From Negligence to Perception of Complexities in Adherence to Treatment Process in People with Diabetes: A Grounded Theory Study
Background: Poor adherence of patients with type 2 diabetes to treatment is one of the most complex and important clinical concerns. It is the main issue of the present decade and acknowledged as a challenge to control and treat diabetes. This study was carried out to explore and understand how adherence to treatment process occurs among Iranian patients with type 2 diabetes.
Methods: The present study is qualitative with grounded theory approach. The data were collected from December 2015 to July 2016 in Tehran (Iran) through individual semi-structured in-depth interviews, field notes, and memos from 21 patients with type 2 diabetes; combined with two members of their families and a healthcare professional. The data were analyzed based on Corbin and Strauss constant comparative analysis (2008).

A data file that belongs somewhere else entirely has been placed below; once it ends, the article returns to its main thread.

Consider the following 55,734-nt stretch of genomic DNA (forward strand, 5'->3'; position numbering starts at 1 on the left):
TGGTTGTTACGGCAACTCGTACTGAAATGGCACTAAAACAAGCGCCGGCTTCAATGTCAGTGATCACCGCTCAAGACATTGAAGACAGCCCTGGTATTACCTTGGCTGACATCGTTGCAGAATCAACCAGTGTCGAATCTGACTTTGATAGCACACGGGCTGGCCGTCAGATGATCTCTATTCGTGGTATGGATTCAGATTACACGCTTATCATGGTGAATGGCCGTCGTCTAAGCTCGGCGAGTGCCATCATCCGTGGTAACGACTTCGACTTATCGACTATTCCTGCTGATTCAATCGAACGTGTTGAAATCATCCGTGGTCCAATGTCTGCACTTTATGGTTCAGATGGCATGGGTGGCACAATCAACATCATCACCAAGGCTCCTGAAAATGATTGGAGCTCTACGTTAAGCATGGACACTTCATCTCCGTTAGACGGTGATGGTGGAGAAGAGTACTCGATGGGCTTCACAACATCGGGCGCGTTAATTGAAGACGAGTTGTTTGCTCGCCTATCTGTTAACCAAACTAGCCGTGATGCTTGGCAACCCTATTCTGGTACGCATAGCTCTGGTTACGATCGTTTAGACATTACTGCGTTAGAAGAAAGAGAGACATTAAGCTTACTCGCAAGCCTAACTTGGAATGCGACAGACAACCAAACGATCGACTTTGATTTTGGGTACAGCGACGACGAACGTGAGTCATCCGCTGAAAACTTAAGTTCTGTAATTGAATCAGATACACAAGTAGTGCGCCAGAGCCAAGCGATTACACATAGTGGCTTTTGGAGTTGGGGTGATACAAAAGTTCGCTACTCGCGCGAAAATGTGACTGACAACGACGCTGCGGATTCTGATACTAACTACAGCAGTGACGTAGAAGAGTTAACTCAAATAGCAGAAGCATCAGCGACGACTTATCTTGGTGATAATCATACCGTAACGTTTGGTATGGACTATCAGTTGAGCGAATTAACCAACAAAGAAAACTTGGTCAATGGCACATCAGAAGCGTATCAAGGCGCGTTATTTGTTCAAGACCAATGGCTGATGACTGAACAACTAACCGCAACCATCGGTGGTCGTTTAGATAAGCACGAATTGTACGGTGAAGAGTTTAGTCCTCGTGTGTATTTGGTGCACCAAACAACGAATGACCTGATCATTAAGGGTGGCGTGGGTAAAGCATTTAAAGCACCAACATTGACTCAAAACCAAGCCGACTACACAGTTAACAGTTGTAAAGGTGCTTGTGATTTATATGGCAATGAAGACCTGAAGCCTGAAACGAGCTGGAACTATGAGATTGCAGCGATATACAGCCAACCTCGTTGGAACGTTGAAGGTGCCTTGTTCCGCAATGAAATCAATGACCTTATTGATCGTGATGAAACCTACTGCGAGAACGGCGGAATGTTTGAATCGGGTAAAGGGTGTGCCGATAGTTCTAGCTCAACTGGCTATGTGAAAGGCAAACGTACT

Results: Adherence to treatment is a transitional, interactive, and continuous process. For patients with diabetes, this process includes unperceived threat in diagnosis time (poor knowledge and skills, bottleneck of dependencies, superficial understanding of the new situation), bitter belief (downhill quality of life, physical and emotional treatment feedbacks), and adaptation to treatment (self-care dominance, regimen integration in daily activities). The process of adherence to treatment was influenced by knowledge and skill, social support, beliefs and values, psychological characteristics of people, and the nature of diabetes. Conclusion: Adherence to treatment in Iranian people with diabetes depends on the family and social context, which is challenging for the patient and leads to the negligence of health behaviors. It is vital for healthcare providers to identify these factors to encourage patients to adhere and commit to treatment in order to prevent irreversible complications of diabetes.
View Counter: Abstract | 1036 | and PDF | 0 |
- There are currently no refbacks.
pISSN: 0253-0716 eISSN: 1735-3688